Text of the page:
Google all but abandoned its opposition to a recent court ruling in Europe that gives people the “right to be forgotten” on the internet. It had said that the decision would curtail freedom of information, but Google has now set up a web page through which people can request that links be removed to an article about them that they consider to be outdated or an invasion of privacy. More than 41,000 people made such a request in the first four days after the web page went live.
Apple heralded its forthcoming update to the operating system that powers its devices as the biggest since 2008. The new features on iOS 8 will include improvements to messaging and e-mail—a direct response to the growing competition from Facebook's WhatsApp and to apps provided by Google's Android operating system.
America proposed stiff tariffs on imports of Chinese solar panels. An earlier tariff on the components used to make the panels was circumvented by Chinese firms outsourcing the components to Taiwan and then assembling the panels in China. America claims China's solar industry has undercut competition by receiving huge state subsidies. Although American solar-panel makers applauded the decision, cheaper Chinese panels have been a boon to solar power in America: capacity rose by 41% in 2013.
A 16% rise in imports from China helped push America's trade deficit in April to 47 billion, the highest monthly figure for two years. Total imports were 240.6 billion, a monthly record, driven by Americans buying more cars and phones from abroad.
Australia's economy grew by 3.5% in the first quarter compared with the same period last year. The figure was higher than expected, boosted in part by the demand for housing amid low interest rates.
The average house price in Britain rose in May to 186,512, according to Nationwide's index, up by 11% from May 2013. The mutual bank reported “tentative signs” of cooling, as tighter standards for mortgage approvals kick in, though it was “too early to say” whether this would dampen demand. The average house price in London was 362,699 in the first quarter, according to an earlier Nationwide survey.
Having a say on pay薪酬话语权
The council in Seattle approved a rise in the local minimum wage to 15 an hour, the highest rate in any American city or state and twice as much as the federal minimum of 7.25. It will be phased in over the next few years. Eight states and Washington, DC, have increased their minimum-wage rates this year amid a national debate about inequality.
Standard & Poor's put its rating for BNP Paribas on “credit watch” until the outcome of an investigation in America into the French bank's alleged violation of sanctions against countries such as Iran becomes clear. The American government is reportedly thinking of imposing a 10 billion fine on BNP. The size of the penalty has outraged the French, with one minister warning it would be detrimental to negotiations over transatlantic trade.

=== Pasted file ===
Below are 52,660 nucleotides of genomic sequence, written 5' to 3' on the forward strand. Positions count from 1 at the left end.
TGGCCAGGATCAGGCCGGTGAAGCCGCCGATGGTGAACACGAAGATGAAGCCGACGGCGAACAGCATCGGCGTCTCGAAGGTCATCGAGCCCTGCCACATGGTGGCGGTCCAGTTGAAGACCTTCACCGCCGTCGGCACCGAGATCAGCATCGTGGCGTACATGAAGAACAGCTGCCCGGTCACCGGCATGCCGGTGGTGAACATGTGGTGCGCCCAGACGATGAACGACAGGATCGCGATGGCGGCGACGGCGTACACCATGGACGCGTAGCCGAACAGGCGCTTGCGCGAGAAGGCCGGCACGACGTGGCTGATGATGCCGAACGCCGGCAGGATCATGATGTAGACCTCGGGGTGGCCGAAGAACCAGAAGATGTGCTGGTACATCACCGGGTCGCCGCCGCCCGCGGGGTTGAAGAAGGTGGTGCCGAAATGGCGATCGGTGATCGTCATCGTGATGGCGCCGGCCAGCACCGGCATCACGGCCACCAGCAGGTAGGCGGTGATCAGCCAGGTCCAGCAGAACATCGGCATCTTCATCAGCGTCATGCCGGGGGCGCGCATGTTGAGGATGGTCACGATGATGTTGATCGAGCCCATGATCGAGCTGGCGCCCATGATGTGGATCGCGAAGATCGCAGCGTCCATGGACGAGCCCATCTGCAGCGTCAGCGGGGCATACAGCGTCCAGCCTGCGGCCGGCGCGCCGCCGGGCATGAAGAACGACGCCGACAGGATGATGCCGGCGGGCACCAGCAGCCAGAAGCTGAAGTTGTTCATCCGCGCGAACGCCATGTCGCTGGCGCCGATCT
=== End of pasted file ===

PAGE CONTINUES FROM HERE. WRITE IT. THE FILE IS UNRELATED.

Japan's Dai-ichi Life Insurance agreed to buy Protective Life, which is based in Alabama. The 5.7 billion deal is the biggest takeover yet by a Japanese life-insurance firm of a foreign competitor.
The European Commission gave the go ahead for Lithuania to adopt the euro next year. The Baltic state will be the 19th country to enter the euro zone, though it could be the last for some time. Other EU members in eastern Europe have not yet signed up to the exchange-rate mechanism through which their currencies must track the euro before joining the currency union.
Jersey issued its first bond on the capital markets. The British dependency is taking advantage of low interest rates to borrow 250m so it can build cheaper social housing for its residents.
Valeant Pharmaceuticalsand William Ackman, an activist investor, upped the ante in their joint bid for Allergan, the maker of Botox. Valeant increased the cash portion of the 53 billion offer and pledged to take it directly to shareholders if Allergan's board continued to oppose it. Mr Ackman said he would try to oust six Allergan boardmembers at a shareholders' meeting.
Robots of the world, unite!
The International Federation of Robotics reported that China was the biggest buyer of industrial robots last year, snapping up 36,500 units (Japan has the largest number of robots in operation). Around 179,000 robots were sold worldwide. Some think that factory owners prefer them to riot-prone workers.